Tokenisation also makes it possible to acquire a part of a security or property shared between several people. It consists of applying the model of dilution of the capital of a company to any object. A tokenised house can thus be split into portions, with one person owning 40% (for example) and the remaining 60% shared between its other owners. The LAToken project is one of the few to allow a very high level of tokenisation. This process has the advantage of making it possible to raise funds from individuals, thus avoiding having to take out a bank loan to make a property investment. By tokenising a house, an owner acquires only a part of it and does not enjoy 100% of its possible rental income, but he avoids a constraining and very expensive bank loan.
Closing thoughts on blockchain use cases
Here we are, the end of your journey about the possibilities of blockchain technology.
As we have seen through the three distinct types of use (information traceability, decentralised applications, secure transfer of assets), the potential of this technology is immense to solve issues faced by many sectors of activities.
However, this disruptive but also young technology needs to mature, and there is still a lot of progress to be made, particularly regarding the role of connected objects in the reliability of data entry, as the blockchain does not authenticate data but proves their existence at a given moment. Technical issues in the standardisation of exchange protocols for the interoperability of systems, legal issues in establishing regulation and conflict resolution mechanisms and organisational issues must also be considered in the transition to its implementation.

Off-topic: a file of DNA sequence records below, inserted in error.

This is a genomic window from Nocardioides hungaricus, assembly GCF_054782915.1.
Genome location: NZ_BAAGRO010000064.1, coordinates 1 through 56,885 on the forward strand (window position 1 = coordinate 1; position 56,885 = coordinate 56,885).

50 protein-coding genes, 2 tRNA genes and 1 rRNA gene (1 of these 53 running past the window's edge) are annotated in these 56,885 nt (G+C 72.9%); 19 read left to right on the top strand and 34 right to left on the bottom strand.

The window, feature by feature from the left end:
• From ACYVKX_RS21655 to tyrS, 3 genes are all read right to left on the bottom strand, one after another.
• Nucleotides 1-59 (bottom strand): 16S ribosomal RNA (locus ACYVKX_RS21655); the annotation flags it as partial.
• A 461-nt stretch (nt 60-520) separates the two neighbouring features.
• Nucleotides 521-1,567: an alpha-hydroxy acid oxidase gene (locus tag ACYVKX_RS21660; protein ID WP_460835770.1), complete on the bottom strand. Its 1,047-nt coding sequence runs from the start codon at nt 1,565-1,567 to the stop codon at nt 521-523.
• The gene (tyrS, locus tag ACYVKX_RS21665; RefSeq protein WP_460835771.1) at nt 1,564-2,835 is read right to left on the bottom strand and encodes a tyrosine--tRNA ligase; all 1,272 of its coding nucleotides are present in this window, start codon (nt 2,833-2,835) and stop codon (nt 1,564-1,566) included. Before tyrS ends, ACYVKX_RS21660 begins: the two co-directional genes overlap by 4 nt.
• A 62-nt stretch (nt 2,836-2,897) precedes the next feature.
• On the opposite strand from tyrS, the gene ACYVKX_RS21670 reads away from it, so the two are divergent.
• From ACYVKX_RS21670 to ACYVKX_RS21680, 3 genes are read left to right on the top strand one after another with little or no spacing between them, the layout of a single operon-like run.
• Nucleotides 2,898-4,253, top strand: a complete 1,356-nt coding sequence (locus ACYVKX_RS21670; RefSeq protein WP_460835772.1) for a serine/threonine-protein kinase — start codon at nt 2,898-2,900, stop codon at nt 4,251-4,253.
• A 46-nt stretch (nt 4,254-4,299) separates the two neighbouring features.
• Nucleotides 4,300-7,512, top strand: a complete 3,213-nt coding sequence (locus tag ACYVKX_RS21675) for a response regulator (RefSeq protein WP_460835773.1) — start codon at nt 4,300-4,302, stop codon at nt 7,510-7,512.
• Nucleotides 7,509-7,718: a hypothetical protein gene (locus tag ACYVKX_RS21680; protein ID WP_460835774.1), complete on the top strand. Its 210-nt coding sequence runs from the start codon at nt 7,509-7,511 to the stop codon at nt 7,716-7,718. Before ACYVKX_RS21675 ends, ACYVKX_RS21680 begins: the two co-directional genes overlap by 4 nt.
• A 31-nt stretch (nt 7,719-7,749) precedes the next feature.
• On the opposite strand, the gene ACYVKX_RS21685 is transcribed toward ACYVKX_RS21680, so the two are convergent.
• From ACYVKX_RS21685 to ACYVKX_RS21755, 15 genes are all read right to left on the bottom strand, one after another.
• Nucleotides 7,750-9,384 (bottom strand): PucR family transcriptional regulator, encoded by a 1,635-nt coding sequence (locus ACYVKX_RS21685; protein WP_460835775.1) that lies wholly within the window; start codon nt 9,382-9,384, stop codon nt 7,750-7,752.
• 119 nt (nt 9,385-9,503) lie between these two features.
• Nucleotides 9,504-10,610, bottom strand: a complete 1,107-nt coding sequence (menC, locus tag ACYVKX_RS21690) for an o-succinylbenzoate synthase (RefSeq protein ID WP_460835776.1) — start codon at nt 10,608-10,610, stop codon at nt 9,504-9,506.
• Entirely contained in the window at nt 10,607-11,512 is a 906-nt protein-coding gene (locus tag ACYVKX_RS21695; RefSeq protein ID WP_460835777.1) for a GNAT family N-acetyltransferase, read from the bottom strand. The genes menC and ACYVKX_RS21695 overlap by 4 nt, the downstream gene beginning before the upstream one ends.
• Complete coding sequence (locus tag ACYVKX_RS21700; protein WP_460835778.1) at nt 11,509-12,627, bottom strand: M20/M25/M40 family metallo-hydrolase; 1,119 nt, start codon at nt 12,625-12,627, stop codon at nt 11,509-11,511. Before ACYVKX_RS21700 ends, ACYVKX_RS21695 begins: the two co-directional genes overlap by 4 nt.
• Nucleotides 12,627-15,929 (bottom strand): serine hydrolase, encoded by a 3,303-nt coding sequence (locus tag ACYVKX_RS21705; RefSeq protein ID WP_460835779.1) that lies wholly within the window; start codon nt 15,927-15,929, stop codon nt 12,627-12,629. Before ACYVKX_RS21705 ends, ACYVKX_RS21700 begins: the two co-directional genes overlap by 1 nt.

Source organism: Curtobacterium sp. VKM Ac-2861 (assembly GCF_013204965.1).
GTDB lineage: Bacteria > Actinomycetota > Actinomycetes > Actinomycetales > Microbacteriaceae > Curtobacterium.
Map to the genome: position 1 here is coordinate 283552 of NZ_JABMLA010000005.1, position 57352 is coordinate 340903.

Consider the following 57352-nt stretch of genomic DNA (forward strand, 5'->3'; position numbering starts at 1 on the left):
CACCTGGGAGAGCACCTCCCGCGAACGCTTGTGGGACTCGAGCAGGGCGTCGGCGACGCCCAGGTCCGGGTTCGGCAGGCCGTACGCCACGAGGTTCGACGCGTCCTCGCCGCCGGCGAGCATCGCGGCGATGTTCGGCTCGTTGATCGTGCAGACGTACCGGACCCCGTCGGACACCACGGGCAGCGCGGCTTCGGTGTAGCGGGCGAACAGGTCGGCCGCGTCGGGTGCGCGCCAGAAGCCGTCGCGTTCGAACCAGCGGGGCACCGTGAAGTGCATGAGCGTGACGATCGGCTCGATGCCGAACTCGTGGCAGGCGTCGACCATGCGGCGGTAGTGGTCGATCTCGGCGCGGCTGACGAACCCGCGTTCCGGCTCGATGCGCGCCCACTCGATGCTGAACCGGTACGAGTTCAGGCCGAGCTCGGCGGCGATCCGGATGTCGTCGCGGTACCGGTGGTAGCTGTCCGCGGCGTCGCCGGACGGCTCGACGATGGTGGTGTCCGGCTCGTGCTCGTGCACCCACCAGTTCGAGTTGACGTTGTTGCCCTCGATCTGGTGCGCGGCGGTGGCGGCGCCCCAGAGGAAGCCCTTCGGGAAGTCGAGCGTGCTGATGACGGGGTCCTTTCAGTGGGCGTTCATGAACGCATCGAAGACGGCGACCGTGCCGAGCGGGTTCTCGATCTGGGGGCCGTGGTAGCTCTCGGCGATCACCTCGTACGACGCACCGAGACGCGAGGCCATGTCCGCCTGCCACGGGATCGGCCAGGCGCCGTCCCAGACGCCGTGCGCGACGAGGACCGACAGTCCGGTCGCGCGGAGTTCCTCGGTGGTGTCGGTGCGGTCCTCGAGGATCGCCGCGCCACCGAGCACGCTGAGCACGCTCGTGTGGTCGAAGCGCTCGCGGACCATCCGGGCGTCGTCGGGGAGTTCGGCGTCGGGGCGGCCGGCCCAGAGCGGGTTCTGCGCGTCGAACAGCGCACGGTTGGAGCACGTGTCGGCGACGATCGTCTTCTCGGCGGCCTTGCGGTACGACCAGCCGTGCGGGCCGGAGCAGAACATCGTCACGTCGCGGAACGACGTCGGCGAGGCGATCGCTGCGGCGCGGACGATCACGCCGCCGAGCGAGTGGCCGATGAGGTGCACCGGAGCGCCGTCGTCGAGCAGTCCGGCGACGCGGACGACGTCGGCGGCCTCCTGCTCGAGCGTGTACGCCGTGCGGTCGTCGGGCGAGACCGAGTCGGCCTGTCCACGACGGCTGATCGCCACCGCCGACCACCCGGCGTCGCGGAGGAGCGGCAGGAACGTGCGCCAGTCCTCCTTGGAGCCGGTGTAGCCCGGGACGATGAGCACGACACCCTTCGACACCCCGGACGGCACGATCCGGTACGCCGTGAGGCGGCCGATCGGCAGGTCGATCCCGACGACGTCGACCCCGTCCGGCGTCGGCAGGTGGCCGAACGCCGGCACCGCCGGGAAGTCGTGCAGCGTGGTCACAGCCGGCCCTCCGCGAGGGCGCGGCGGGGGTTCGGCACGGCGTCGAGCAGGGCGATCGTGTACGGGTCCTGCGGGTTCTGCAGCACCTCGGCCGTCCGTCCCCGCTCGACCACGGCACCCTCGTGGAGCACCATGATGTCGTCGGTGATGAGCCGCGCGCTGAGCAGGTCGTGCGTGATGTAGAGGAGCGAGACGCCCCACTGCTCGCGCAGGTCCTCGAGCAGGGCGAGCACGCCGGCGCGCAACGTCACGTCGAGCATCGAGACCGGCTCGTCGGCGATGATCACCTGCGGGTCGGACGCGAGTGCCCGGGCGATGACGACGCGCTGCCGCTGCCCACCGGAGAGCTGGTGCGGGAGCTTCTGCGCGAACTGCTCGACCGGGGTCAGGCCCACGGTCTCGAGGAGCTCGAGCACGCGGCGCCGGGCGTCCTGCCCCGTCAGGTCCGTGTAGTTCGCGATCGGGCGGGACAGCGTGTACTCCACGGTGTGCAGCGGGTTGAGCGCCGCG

In conclusion, given the massive adoption of blockchain around the world over the last decade and the multiplication of initiatives based on it, there is no doubt that the future of this technology will be bright. But its speed of deployment will mainly depend on the blockchain industry actor's ability to bring it to maturity and to interface it properly with our traditional institutions and organisations.